I can tell you my approach- I look at everything in terms of numbers/intervals. I know the name of the root (let's say A), but beyond that I don't pay attention to the names of the rest of the notes in the chord, just the numbers. So from the root I know how to play the 3rd, 5th, 7th, b5th, 9th, etc. From there I can use any pattern, any postition. It's also much easier to see the differences between the chords if you only look at the chord tones than the scales.
     
  12. TommyStrat

    TommyStrat Member

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    Since you are pretty new to this, expand your blues playing the next step and learn 2-5 turns and then 1 6 2 5 turns. Buy one of those teac practice loopers and find some T- bone walker and other BB stuff that is just a bit above you and learn their leads. Learn them one lick at a time and learn how those notes relate to the chords. Also sing leads in your head starting with two notes and three note phrases and find them and then find where they are in the scale and how they relate to chords. All these guys have given you some real good stuff. Congrats on wanting to get better. I look forward to your first CD.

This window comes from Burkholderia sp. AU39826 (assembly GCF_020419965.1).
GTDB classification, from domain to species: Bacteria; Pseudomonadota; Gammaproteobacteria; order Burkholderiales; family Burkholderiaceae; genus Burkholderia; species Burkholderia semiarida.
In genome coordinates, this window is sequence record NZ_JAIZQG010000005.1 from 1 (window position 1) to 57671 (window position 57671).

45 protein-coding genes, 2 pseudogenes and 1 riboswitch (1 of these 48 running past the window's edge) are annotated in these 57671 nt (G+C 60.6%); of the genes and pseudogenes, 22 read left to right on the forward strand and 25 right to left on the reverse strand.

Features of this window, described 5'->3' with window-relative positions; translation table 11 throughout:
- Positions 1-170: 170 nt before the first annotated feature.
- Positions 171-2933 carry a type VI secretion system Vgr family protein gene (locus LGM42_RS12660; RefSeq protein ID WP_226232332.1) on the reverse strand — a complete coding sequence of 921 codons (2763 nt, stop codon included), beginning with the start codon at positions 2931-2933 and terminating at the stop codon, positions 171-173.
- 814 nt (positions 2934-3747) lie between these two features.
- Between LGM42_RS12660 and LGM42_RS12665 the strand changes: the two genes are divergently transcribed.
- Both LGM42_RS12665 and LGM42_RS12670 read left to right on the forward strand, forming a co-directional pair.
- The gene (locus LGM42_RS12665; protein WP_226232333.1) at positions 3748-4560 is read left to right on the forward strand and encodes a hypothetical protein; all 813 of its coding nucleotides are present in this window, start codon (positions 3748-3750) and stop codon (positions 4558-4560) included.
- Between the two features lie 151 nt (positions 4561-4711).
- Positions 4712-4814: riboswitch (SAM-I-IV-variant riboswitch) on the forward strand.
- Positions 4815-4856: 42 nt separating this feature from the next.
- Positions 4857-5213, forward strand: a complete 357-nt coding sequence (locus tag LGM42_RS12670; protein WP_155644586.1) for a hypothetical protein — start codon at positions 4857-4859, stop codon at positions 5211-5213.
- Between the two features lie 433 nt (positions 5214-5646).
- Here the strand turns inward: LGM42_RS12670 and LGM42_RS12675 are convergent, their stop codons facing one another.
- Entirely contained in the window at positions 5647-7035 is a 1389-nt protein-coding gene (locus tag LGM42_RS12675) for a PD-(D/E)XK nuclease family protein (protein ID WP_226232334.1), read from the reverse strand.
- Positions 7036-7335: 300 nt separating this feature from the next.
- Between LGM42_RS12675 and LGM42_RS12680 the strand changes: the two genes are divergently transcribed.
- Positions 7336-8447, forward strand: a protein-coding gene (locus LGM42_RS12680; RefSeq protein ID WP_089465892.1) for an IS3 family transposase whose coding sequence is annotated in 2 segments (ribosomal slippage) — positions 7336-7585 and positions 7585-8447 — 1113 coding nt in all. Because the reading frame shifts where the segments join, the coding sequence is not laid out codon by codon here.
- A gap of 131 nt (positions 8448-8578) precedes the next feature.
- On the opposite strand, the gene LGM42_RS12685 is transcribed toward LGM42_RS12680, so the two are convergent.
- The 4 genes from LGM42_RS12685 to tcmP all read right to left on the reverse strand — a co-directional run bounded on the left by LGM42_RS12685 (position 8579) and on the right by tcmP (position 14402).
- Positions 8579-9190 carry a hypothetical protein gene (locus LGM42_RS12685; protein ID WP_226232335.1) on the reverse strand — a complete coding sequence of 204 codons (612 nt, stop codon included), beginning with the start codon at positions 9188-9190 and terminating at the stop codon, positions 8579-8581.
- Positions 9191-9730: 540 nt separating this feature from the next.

13. TommyStrat

    TommyStrat Member

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    Great stuff brother. People like you evolve music. Keep the stoke.

     
  14. lhallam

    lhallam Member

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    K - sorry, hopefully my post will help others who may not be as advanced.

    I don't have much more to add to what the others guys have already posted. Very cool stuff.